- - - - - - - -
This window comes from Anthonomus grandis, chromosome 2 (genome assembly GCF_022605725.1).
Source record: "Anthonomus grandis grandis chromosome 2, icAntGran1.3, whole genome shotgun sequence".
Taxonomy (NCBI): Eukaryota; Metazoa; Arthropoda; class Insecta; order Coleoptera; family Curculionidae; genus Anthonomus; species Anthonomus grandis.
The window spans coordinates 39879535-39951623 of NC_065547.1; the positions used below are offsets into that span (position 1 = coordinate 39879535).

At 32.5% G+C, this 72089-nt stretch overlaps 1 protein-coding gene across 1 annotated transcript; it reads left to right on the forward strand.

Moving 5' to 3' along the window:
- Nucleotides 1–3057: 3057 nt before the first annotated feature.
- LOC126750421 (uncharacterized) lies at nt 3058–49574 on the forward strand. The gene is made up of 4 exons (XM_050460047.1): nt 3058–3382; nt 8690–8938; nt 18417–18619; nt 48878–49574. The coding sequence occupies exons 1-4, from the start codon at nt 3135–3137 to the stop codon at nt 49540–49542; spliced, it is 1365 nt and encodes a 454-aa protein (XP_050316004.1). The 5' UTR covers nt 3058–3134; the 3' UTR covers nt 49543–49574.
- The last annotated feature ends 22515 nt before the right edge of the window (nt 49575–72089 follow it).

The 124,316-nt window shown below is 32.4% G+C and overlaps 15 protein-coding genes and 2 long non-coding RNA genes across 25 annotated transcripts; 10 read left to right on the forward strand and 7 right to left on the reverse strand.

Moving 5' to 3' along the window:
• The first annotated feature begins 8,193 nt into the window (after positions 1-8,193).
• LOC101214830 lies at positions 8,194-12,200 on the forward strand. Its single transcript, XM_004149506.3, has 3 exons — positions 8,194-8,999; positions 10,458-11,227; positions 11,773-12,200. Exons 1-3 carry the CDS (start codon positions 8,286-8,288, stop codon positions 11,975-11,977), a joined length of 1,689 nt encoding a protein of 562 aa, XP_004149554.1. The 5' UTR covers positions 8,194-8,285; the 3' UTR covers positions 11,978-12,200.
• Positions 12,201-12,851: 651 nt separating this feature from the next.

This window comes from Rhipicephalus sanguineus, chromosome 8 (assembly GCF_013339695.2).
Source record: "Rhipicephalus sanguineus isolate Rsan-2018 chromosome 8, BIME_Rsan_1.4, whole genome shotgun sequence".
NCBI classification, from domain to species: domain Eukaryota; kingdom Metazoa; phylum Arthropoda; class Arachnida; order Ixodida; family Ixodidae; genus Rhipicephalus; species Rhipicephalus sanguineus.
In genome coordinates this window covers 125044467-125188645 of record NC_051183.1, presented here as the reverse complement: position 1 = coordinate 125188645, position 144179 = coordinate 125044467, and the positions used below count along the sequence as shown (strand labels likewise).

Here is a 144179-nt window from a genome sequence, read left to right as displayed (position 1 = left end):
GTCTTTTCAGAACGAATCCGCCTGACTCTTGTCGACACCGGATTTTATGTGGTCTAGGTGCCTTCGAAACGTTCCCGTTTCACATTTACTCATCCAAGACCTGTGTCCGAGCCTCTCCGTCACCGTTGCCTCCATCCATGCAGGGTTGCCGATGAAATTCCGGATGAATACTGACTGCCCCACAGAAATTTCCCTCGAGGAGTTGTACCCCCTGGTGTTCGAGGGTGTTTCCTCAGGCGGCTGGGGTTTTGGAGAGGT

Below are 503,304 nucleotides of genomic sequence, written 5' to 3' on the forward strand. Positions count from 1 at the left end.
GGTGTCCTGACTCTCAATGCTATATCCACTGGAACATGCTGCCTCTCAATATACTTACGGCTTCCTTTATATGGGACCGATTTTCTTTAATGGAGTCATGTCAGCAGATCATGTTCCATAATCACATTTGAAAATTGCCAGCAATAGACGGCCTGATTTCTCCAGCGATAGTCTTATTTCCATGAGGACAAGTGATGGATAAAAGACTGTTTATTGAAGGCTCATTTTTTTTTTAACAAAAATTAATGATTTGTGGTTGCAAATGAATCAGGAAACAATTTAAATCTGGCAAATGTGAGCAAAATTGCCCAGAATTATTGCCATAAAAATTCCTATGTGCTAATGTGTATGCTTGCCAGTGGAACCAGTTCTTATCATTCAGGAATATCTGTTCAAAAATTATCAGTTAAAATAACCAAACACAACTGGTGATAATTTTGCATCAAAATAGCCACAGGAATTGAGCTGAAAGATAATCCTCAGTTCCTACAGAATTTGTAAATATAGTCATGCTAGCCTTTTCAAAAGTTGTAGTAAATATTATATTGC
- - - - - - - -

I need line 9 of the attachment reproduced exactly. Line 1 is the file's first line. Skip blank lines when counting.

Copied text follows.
- The last annotated feature ends 22515 nt before the right edge of the window (nt 49575–72089 follow it).